DENVER — The Pac-12 comes down to two as the season enters the home stretch.
Two teams — No. 5 Washington (9-0) and No. 6 Oregon (8-1) — remain in prime contention for a College Football Playoff spot.
Two programs — Washington State and Oregon State — are about to be left behind when Pac-12 teams scatter after this season.
For the 10 bolting Pac-12 schools, it’s off to the promise of greener pastures in mega-conferences. But just how big is too big for a league? The Big 12 expands to 16 with the incoming Pac-12 arrivals, the Big Ten balloons to 18 and the ACC to 17.
That’s a lot of teams, time zones and money. Some programs may end up getting lost in the reshuffle, which may be part of the price for playing a lucrative game of musical chairs.
“If you’re a smaller school or a smaller brand moving into a bigger conference, it’s OK to get lost if you’re going to get paid,” said David Carter, founder of the Sports Business Group, a consulting firm, and adjunct professor at Southern California. “It’s that old notion about aren’t you better off being the least expensive house in a great neighborhood than the top house in an average neighborhood? That’s really where a lot of this realignment is for the remaining schools.
“It’s always been a case of you either poach someone for your conference — or you get poached.”
There’s certainly been a lot of poaching, too, with Arizona, Arizona State, Utah and Colorado going to the Big 12. And with Oregon, Washington, USC and UCLA heading to the Big Ten. And with Stanford and California going to the ACC. Remaining on the Pac-12 sideline are No. 12 Oregon State and Washington State.
All this in such an entertaining Pac-12 season, too. The Huskies and Ducks are the league’s top contenders, with another clash potentially taking place in the conference championship game on Dec. 1 in Las Vegas. Hypothetically speaking, the Ducks would be a 6 1/2-point favorite, according to FanDuel Sportsbook.
Don’t pencil Oregon and Washington into the Pac-12 title game — or beyond — just yet.
Washington’s path still includes No. 13 Utah this weekend, followed by a trip to Oregon State and closing the regular season against rival Washington State. The Ducks still have to go through Caleb Williams and USC, travel to Arizona State and then host Oregon State.
“The Pac-12 is absolutely awesome at eating their own late in the season,” Carter said of a conference that has roots dating back more than 100 years. “So I would just gently caution a lot of folks that where we are now may not be where we are a few weeks from now.”
And a title in any conference, especially after a move to a super-conference, is a difficult proposition. That resonates even more for those teams who’ve hovered in the middle-to-lower end of the Pac-12 pack.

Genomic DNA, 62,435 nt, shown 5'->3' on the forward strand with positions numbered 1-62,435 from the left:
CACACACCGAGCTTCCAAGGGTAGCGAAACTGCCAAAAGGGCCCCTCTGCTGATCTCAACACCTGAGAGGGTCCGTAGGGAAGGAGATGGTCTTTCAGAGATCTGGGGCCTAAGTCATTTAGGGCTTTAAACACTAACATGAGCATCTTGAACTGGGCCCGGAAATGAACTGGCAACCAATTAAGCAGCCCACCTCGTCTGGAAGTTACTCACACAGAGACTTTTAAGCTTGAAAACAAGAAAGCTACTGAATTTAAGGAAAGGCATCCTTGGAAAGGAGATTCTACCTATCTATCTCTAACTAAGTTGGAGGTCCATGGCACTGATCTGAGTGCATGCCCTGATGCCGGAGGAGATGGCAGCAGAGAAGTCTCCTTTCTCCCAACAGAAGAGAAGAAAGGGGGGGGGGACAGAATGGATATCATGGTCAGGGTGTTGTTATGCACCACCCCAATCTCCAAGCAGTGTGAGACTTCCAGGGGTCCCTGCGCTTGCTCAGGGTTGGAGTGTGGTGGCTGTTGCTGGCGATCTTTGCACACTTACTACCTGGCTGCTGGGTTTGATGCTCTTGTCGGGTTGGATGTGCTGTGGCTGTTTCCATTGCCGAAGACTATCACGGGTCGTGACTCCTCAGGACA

“If you know that the very best team you can possibly field given your program’s resources, history, coaching, recruiting, all that stuff … and you know that’s still not good enough to win your league, that hurts fandom a little bit,” said Bud Elliott, co-host of the “ Cover 3″ college football podcast and a CBS Sports analyst. “The number of teams who are able to assemble that level of talent to win their league, they’re really small. So I worry about it.
“Because fans don’t root for balance sheets and budgets.”
For the Pac-12, the media rights plan became a stumbling block after UCLA and USC announced their intention to leave. Colorado followed, leaving before Pac-12 Commissioner George Kliavkoff presented a proposed deal with Apple. Although it guaranteed yearly payouts of $23 million to $25 million to each Pac-12 member school, there were also escalators based on subscriptions to the Pac-12 package. The deal proved too risky for many members and left them in danger of falling behind schools in other Power Five conferences.
In USC and UCLA, the Big Ten receives programs from the “Conference of Champions,” which includes rich histories in Olympic sports. The ACC gets the high academic standards of Stanford and Cal, while the Big 12 receives the passionate following of Colorado coach Deion Sanders, whose team, even at 4-5, has been a TV ratings and attendance bonanza.
Sanders said the Buffaloes aren’t concerned with what league they call home.
“They just want to win,” he said of his players. “They don’t care what package you wrap us up in.”
With Texas and Oklahoma exiting the Big 12, a Colorado or Utah could become a cornerstone of the conference.
“The door is open right now for those two particularly to be one of the big dogs in their new conference,” Rece Davis, host of ESPN’s “ College GameDay,” said while in Boulder two months ago, referring to the Buffaloes and Utes. “Great recruiting classes certainly put them in good position do that.”
That is, until the next wave of realignment.
“Conferences don’t typically last as long as people think they do,” Elliott said. “Conferences change all the time.”
AP Sports Writer Arnie Stapleton and AP freelance writer Monica Costello contributed.